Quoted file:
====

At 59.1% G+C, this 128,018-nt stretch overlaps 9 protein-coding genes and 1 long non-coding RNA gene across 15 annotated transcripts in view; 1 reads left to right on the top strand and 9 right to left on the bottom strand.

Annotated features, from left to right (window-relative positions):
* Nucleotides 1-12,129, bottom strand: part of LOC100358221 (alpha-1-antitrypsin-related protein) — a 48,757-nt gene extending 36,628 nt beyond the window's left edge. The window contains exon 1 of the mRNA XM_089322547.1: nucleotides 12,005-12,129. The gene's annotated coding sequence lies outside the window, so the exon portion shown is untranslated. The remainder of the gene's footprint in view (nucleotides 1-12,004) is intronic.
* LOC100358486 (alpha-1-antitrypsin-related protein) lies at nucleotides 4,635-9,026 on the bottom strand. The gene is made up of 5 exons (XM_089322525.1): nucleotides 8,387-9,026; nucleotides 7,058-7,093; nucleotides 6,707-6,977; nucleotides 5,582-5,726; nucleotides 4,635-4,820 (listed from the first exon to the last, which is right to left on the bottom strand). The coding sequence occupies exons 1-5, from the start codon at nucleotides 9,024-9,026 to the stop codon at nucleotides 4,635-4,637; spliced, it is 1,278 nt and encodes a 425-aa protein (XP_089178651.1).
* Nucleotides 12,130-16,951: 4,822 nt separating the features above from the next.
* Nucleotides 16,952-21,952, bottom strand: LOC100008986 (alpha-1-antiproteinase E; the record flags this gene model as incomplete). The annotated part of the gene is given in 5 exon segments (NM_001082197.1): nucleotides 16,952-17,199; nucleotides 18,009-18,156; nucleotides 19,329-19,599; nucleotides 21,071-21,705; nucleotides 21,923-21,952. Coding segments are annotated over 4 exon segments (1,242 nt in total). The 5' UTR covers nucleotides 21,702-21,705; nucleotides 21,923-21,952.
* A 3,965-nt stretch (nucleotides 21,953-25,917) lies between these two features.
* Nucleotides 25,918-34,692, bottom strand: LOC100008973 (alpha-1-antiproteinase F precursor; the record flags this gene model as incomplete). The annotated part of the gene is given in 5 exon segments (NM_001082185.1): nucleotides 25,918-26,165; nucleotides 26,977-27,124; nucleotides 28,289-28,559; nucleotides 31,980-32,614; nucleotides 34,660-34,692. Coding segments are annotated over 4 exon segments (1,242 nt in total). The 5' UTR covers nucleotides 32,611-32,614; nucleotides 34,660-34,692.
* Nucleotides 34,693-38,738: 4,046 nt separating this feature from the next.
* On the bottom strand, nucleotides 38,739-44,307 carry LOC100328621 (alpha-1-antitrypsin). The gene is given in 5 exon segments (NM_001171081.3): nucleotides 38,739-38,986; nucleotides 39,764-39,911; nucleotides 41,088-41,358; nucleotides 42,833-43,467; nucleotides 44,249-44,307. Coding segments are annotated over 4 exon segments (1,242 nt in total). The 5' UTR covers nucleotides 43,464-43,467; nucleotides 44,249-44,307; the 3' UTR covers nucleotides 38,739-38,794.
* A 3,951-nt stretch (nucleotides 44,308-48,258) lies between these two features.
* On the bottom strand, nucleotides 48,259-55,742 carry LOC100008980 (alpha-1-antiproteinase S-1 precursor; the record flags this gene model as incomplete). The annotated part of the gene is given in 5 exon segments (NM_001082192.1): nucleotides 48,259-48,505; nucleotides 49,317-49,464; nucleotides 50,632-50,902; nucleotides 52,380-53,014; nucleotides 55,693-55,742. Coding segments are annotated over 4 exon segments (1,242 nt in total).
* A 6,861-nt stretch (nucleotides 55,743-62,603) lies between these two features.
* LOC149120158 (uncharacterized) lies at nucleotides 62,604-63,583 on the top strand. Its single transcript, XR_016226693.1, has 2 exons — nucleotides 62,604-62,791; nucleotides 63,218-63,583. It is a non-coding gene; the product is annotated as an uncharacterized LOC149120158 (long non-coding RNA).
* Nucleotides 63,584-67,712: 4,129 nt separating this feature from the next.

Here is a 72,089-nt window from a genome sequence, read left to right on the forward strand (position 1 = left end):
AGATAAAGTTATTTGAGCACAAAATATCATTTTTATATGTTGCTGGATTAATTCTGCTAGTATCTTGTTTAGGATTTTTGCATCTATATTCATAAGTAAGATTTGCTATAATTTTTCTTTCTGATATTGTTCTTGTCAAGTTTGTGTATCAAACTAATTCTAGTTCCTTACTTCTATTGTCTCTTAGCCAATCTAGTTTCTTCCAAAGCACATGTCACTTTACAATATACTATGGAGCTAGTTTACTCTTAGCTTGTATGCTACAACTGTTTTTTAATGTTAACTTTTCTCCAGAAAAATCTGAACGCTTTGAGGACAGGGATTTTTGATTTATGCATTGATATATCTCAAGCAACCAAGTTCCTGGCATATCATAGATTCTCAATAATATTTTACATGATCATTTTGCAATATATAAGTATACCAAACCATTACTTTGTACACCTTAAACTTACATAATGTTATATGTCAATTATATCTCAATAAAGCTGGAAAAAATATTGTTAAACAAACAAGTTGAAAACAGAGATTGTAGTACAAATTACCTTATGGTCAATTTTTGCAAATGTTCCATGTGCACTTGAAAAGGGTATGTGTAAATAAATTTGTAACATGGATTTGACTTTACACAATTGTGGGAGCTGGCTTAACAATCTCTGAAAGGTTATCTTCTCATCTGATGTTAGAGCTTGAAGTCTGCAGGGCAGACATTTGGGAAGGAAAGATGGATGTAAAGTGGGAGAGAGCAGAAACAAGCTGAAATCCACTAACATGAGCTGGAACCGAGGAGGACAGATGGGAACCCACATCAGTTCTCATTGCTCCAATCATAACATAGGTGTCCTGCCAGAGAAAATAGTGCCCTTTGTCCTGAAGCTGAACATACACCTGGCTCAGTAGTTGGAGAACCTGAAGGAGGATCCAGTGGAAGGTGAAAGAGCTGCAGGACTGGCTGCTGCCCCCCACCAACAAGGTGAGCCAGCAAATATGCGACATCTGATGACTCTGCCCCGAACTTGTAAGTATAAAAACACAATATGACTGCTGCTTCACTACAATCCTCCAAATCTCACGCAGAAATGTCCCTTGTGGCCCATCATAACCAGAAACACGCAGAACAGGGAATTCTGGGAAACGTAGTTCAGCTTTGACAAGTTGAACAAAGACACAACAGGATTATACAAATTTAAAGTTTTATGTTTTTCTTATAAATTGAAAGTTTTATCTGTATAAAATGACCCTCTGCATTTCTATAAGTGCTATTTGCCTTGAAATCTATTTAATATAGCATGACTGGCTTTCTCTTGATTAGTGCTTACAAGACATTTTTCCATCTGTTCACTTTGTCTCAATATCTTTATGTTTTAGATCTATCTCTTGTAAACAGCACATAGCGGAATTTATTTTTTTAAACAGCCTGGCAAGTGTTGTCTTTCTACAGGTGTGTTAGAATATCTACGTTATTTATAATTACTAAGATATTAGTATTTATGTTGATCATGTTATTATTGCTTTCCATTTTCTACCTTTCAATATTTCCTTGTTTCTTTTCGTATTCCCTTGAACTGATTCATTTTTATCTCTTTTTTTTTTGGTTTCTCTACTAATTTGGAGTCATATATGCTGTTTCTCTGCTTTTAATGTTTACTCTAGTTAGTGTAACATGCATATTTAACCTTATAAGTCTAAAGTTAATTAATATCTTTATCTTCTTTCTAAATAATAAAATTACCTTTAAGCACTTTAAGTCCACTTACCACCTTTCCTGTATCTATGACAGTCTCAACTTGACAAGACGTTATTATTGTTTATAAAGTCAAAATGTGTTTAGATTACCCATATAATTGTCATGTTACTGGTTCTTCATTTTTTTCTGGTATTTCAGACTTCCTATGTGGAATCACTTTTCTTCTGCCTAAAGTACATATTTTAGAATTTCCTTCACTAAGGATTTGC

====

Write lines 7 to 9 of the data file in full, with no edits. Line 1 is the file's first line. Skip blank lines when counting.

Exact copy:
* A 3,965-nt stretch (nucleotides 21,953-25,917) lies between these two features.
* Nucleotides 25,918-34,692, bottom strand: LOC100008973 (alpha-1-antiproteinase F precursor; the record flags this gene model as incomplete). The annotated part of the gene is given in 5 exon segments (NM_001082185.1): nucleotides 25,918-26,165; nucleotides 26,977-27,124; nucleotides 28,289-28,559; nucleotides 31,980-32,614; nucleotides 34,660-34,692. Coding segments are annotated over 4 exon segments (1,242 nt in total). The 5' UTR covers nucleotides 32,611-32,614; nucleotides 34,660-34,692.
* Nucleotides 34,693-38,738: 4,046 nt separating this feature from the next.